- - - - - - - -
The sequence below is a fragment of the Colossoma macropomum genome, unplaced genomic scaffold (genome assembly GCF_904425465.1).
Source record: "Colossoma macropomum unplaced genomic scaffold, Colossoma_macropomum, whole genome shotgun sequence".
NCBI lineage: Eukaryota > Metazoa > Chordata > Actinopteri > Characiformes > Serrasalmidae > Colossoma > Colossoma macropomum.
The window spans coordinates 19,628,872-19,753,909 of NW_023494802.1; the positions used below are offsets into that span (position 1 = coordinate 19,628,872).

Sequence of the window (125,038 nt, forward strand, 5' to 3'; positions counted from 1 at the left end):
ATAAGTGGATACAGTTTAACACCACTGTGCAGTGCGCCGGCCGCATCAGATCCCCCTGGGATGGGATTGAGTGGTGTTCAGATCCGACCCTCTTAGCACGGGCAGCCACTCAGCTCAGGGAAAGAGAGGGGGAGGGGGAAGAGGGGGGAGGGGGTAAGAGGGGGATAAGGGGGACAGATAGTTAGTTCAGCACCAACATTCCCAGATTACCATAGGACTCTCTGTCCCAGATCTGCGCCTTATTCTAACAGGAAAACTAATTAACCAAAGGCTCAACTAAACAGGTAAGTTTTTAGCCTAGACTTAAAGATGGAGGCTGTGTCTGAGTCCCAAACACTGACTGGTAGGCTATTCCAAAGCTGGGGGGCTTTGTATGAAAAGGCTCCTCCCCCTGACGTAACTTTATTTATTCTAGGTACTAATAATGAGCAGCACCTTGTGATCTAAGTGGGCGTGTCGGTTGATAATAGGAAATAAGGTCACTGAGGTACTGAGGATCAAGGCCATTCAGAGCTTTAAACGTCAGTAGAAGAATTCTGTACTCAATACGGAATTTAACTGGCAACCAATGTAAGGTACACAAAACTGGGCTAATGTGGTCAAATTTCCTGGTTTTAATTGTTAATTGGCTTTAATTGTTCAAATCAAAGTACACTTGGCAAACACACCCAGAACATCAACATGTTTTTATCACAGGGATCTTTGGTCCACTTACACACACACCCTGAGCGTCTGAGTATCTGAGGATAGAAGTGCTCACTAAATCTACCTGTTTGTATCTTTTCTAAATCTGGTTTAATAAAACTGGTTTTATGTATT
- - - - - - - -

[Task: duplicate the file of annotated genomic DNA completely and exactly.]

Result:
The sequence below is a fragment of the Colossoma macropomum genome, unplaced genomic scaffold (genome assembly GCF_904425465.1).
Source record: "Colossoma macropomum unplaced genomic scaffold, Colossoma_macropomum, whole genome shotgun sequence".
NCBI lineage: Eukaryota > Metazoa > Chordata > Actinopteri > Characiformes > Serrasalmidae > Colossoma > Colossoma macropomum.
The window spans coordinates 19,628,872-19,753,909 of NW_023494802.1; the positions used below are offsets into that span (position 1 = coordinate 19,628,872).

Sequence of the window (125,038 nt, forward strand, 5' to 3'; positions counted from 1 at the left end):
ATAAGTGGATACAGTTTAACACCACTGTGCAGTGCGCCGGCCGCATCAGATCCCCCTGGGATGGGATTGAGTGGTGTTCAGATCCGACCCTCTTAGCACGGGCAGCCACTCAGCTCAGGGAAAGAGAGGGGGAGGGGGAAGAGGGGGGAGGGGGTAAGAGGGGGATAAGGGGGACAGATAGTTAGTTCAGCACCAACATTCCCAGATTACCATAGGACTCTCTGTCCCAGATCTGCGCCTTATTCTAACAGGAAAACTAATTAACCAAAGGCTCAACTAAACAGGTAAGTTTTTAGCCTAGACTTAAAGATGGAGGCTGTGTCTGAGTCCCAAACACTGACTGGTAGGCTATTCCAAAGCTGGGGGGCTTTGTATGAAAAGGCTCCTCCCCCTGACGTAACTTTATTTATTCTAGGTACTAATAATGAGCAGCACCTTGTGATCTAAGTGGGCGTGTCGGTTGATAATAGGAAATAAGGTCACTGAGGTACTGAGGATCAAGGCCATTCAGAGCTTTAAACGTCAGTAGAAGAATTCTGTACTCAATACGGAATTTAACTGGCAACCAATGTAAGGTACACAAAACTGGGCTAATGTGGTCAAATTTCCTGGTTTTAATTGTTAATTGGCTTTAATTGTTCAAATCAAAGTACACTTGGCAAACACACCCAGAACATCAACATGTTTTTATCACAGGGATCTTTGGTCCACTTACACACACACCCTGAGCGTCTGAGTATCTGAGGATAGAAGTGCTCACTAAATCTACCTGTTTGTATCTTTTCTAAATCTGGTTTAATAAAACTGGTTTTATGTATT